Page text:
IBM Research and the Michael J Fox Parkinson Research Foundation have reported in the research journal Lancet Digital Health a new AI model that groups typical symptom patterns for Parkinson’s disease.
In this study (Discovery of Parkinson’s disease states using machine learning and longitudinal data), an AI model learns and groups typical symptom patterns for Parkinson’s disease and predicts the timing and meaning of symptoms. In a blog post describing the study, IBM said in a blog post describing this study that if we could prepare a new tool that better predicts symptom progression, we could better manage and treat Parkinson’s disease, as well as select the right symptom candidate for a targeted clinical trial or trial. It says that it will be possible. The goal is to help AI patient management and clinical trial design, he added, and this goal is important because, although Parkinson’s disease is common, patients experience different motor and non-motor symptoms.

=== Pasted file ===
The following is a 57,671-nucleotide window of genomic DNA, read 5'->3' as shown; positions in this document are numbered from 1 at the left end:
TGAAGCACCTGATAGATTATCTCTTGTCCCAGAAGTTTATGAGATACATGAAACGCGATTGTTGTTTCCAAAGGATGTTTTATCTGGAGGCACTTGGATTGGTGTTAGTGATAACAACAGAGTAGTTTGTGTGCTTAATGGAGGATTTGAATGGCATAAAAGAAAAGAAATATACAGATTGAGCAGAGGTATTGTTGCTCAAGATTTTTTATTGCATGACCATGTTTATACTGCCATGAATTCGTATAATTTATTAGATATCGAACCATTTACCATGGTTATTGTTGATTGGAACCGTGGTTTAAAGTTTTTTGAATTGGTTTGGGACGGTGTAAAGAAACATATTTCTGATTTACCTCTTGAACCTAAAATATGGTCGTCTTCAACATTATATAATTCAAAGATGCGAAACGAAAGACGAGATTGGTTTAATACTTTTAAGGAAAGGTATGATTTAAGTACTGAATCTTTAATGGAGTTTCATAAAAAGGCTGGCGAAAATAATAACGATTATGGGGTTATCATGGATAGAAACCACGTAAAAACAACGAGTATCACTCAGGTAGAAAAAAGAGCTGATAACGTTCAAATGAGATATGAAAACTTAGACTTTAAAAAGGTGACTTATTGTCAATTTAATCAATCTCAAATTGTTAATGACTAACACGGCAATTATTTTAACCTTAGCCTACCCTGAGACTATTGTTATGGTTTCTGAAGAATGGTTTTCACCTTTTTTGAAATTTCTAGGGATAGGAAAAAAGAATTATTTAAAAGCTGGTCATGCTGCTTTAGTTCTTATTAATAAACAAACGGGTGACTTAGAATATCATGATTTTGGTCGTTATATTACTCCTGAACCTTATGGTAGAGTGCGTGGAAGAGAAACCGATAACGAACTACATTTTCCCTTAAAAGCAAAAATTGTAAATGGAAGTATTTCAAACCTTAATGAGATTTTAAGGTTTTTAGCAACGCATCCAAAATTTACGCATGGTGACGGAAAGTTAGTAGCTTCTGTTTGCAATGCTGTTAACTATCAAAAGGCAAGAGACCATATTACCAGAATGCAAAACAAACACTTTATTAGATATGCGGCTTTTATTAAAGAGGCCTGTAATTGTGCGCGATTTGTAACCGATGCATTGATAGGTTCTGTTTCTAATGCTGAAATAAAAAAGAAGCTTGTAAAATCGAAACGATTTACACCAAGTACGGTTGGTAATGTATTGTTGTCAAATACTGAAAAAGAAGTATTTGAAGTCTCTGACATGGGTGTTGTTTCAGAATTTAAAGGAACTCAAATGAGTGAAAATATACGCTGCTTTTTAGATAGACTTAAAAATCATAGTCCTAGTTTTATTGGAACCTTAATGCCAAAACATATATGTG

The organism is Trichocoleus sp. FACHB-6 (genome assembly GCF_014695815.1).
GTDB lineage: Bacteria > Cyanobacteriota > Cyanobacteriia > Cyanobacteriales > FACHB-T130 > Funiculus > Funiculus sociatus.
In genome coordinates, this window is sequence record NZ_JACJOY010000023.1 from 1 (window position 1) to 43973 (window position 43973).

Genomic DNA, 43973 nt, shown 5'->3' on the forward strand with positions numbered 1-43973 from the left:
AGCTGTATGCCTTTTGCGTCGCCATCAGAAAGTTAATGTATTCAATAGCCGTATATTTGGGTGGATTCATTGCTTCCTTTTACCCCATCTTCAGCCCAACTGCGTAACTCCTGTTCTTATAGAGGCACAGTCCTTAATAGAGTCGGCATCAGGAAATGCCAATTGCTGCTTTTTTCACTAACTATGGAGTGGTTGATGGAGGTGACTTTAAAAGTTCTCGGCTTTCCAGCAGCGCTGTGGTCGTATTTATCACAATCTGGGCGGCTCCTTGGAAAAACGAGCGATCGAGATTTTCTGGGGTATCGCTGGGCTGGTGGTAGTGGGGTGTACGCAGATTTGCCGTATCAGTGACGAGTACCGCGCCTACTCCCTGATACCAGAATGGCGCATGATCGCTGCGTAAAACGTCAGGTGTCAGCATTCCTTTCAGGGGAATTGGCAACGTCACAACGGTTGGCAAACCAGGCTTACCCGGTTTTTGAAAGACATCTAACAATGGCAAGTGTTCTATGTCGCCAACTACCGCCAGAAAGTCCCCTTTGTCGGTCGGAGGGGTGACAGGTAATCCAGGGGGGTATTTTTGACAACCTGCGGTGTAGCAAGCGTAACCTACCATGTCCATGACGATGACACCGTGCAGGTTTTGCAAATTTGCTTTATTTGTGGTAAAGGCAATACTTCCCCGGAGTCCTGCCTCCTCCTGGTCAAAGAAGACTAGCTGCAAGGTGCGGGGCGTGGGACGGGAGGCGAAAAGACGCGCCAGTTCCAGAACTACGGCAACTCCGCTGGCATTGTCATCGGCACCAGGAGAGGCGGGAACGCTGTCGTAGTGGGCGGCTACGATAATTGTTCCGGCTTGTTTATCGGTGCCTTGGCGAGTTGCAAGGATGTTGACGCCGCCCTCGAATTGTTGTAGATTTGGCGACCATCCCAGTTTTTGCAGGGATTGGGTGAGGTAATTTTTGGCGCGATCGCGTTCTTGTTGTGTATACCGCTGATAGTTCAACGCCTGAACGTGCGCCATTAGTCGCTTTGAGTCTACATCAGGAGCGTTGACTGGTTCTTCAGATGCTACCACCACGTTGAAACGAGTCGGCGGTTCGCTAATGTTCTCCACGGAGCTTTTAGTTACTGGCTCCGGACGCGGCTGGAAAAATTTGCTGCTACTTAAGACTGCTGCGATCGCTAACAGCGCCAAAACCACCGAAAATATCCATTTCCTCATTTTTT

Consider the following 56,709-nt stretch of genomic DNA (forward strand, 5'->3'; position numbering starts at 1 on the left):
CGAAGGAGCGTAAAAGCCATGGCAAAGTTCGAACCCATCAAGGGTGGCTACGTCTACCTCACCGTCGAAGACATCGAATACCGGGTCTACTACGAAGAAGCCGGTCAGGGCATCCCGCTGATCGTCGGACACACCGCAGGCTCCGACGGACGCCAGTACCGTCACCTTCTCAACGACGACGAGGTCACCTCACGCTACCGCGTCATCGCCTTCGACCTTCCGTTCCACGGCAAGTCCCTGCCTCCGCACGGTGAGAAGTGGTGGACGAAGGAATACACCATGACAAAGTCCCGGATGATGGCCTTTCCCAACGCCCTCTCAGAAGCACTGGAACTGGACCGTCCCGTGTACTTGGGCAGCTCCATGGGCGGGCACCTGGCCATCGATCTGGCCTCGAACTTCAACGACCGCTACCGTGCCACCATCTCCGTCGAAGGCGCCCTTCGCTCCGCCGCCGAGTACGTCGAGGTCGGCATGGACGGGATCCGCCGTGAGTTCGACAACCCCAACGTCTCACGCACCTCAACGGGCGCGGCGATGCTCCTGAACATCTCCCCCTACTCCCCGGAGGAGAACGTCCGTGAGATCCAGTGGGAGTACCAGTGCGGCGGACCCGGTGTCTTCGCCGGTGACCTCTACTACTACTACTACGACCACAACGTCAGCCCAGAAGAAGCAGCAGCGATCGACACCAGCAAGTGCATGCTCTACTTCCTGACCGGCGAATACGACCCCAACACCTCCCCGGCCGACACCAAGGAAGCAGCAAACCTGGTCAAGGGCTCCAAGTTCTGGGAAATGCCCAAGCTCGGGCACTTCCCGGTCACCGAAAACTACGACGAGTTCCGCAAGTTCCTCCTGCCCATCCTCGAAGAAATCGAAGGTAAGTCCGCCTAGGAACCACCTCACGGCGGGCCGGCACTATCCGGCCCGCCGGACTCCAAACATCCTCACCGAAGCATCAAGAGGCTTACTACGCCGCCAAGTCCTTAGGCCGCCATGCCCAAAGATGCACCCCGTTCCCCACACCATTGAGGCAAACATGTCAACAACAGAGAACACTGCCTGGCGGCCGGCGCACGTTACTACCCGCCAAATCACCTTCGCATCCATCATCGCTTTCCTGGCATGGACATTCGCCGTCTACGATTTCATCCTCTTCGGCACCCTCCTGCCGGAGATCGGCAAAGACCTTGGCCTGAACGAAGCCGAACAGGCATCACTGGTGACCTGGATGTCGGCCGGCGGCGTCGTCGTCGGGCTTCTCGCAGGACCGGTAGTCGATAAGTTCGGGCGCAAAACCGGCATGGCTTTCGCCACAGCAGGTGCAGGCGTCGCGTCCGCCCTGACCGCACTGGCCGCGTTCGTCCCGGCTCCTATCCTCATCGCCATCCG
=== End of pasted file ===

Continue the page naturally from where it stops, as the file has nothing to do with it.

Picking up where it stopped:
Thus, IBM trained AI with the largest Parkinson’s disease patient longitudinal data to date, from more than 1,400 people up to seven years in a study funded by the Michael J Fox Parkinson Research Foundation (Parkinson’s Progression Markers Initiative).
For machine learning models to succeed, it is important to use data sets as large as possible. IBM explains that the data provided has made it possible to discover complex symptoms and progression patterns. For example, it was found that the patient’s condition was suggested to be changed by several factors, such as the ability to move in daily life, slow motion, tremor, postural instability, depression and anxiety, cognitive impairment, and non-motor symptoms such as sleep disturbance.
But IBM says there is still a lot of work to be done. They want to improve the model to more accurately identify disease states by introducing new biomarker evaluations, such as genomic analysis and neuroimaging analysis.
Incidentally, Michael J Fox announced his illness in 1998. Founded in 2000, two years later, the foundation supports research into the treatment and treatment of Parkinson’s disease, which is estimated to affect more than 6 million people worldwide. IBM Research has partnered with a foundation to accelerate research in the disease by introducing machine learning since 2018 to find a cure for this incurable disease. Related information can be found here.